Facts & Figures


Gontougo, Bounkani, Tchologo, Poro, Bagoué, Folon, Kabadougou, Bafing, Worodougou, Béré, Haut‐Sassandra, Marahoué, Bélier, and Iffou




  • 265,245 pregnant women
  • 1,100,000 children under the age of 5


  • Decentralized administrative authorities (sub-prefectures)
  • Local execution agencies (mostly NGOs)
  • Public service providers
  • Community-based hearths (FRANCs)


  • Expansion of package into 11 new administrative regions
  • Deployment of performance-based health financing system in some targeted regions
  • Capacity reinforcement of public servants, public front-line workers, and community volunteers


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About the project

The Multisectoral Nutrition and Child Development Project (PMNDPE) is a government-led program, largely financed by the World Bank, deployed in 14 administrative regions of Côte d’Ivoire aiming to increase the coverage of early childhood nutrition and development interventions in order to optimize the physical, socio-emotional, and cognitive development of young children starting in the first 1,000 days.


In Côte d’Ivoire, the prevalence of stunting remains alarmingly high at 28% (MICS 2016). Stunting has emerged as one of the key markers of poverty and vulnerability as well as a major challenge in ensuring effective human capital development. Furthermore, other early childhood indicator outcomes continue to lag. Only 14% of children aged 3–5 have access to early learning opportunities, parents have little support to deliver better care and stimulation to their young children, and child protection outcomes (i.e., birth registration rates) remain low. While the government has shown substantial interest and engagement to boost investments in the early years and advance child development outcomes, several barriers and bottlenecks must be addressed.


By focusing on four major components, PMNDPE aims to improve young children’s holistic development outcomes. First, community hearths will offer community-based nutrition services. An integrated parenting education program to improve parents’ knowledge about early childhood development and to promote behavior change that is optimal for nurturing care and stimulation will be put in place. The program will also support primary care facilities by providing quality maternal nutrition and health care. Finally, incentives will be provided to primary healthcare facilities via strategic purchasing to improve demand, supply, and quality of health services.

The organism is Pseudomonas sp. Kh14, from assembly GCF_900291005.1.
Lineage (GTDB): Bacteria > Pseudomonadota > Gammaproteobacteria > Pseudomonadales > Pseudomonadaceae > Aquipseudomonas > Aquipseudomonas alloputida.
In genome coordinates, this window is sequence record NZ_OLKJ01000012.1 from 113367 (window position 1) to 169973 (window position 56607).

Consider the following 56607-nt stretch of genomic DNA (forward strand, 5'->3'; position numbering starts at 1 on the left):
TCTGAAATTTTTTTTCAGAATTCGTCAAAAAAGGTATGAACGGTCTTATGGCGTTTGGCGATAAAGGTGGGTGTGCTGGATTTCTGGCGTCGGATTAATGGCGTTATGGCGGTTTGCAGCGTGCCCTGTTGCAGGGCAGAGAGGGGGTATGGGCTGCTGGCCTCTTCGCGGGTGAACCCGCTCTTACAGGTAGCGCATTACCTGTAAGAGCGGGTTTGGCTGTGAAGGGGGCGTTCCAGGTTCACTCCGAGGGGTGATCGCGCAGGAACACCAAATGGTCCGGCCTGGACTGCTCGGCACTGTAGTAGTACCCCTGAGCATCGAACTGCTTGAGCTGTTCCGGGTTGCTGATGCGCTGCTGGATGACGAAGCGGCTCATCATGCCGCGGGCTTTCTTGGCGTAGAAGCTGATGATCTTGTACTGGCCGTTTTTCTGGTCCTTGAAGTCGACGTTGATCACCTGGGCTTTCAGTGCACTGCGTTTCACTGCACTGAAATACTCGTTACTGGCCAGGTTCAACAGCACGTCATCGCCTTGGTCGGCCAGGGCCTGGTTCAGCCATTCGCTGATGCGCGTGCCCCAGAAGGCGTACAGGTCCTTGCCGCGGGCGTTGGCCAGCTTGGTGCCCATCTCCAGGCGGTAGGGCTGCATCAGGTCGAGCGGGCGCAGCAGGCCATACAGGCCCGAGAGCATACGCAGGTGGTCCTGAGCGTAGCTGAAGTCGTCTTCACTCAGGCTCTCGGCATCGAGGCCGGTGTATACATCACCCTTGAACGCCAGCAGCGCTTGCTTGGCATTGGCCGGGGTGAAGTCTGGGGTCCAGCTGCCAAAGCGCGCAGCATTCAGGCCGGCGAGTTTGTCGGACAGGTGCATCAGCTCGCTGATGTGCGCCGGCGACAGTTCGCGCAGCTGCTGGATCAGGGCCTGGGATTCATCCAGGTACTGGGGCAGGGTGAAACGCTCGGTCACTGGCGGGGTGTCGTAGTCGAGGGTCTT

Results to date

The project became effective on May 17, 2018. While the PMNDPE preparatory activities began right away, the government officially launched it in mid-November 2018. Since late January 2019, workshops aiming at elaborating detailed content for each PMNDPE component have taken place. Preparations for community-level activities with stakeholder training in early childhood development (ECD), project management, and effective monitoring launched in mid-2019. Actual activity implementation in the villages began in 2019. To date, more than 260 community-based child development hearths (FRANCs) have been established (one per village). Each of these hearths are supported technically and financially by technical implementing agencies contracted by the project implementation unit (PIU) for a period of 5 years. Prior to the start of the Covid-19 global pandemic, the following beneficiaries had been reached:

  • 71,619 children aged 0–59 months
  • 7,461 pregnant women
  • 20,047 breastfeeding women
  • 63,500 women of reproductive age (15–49 years)

National stakeholders view the PMNDPE as a proof of concept; an intervention that will allow the Government to fine-tune its community-based approach (FRANCs) to improve delivery of interventions that advance good nutrition and child development. As such the program is expected to face number of challenges at the start that, ideally, will fade overtime.

Scientific evidence

The 2016 Lancet Series—one of the most respected scientific journals globally—concludes that to make child-focused interventions successful, smart, and sustainable, they need to be implemented as multi-sectoral intervention packages anchored in nurturing care. The Lancet also strongly suggests that parents, caregivers, and families be prioritized as beneficiaries as they are key players in helping young children achieve their developmental potential. The PMNDPE uses a multisectoral approach by involving several key ministries in deploying specific services to targeted communities.

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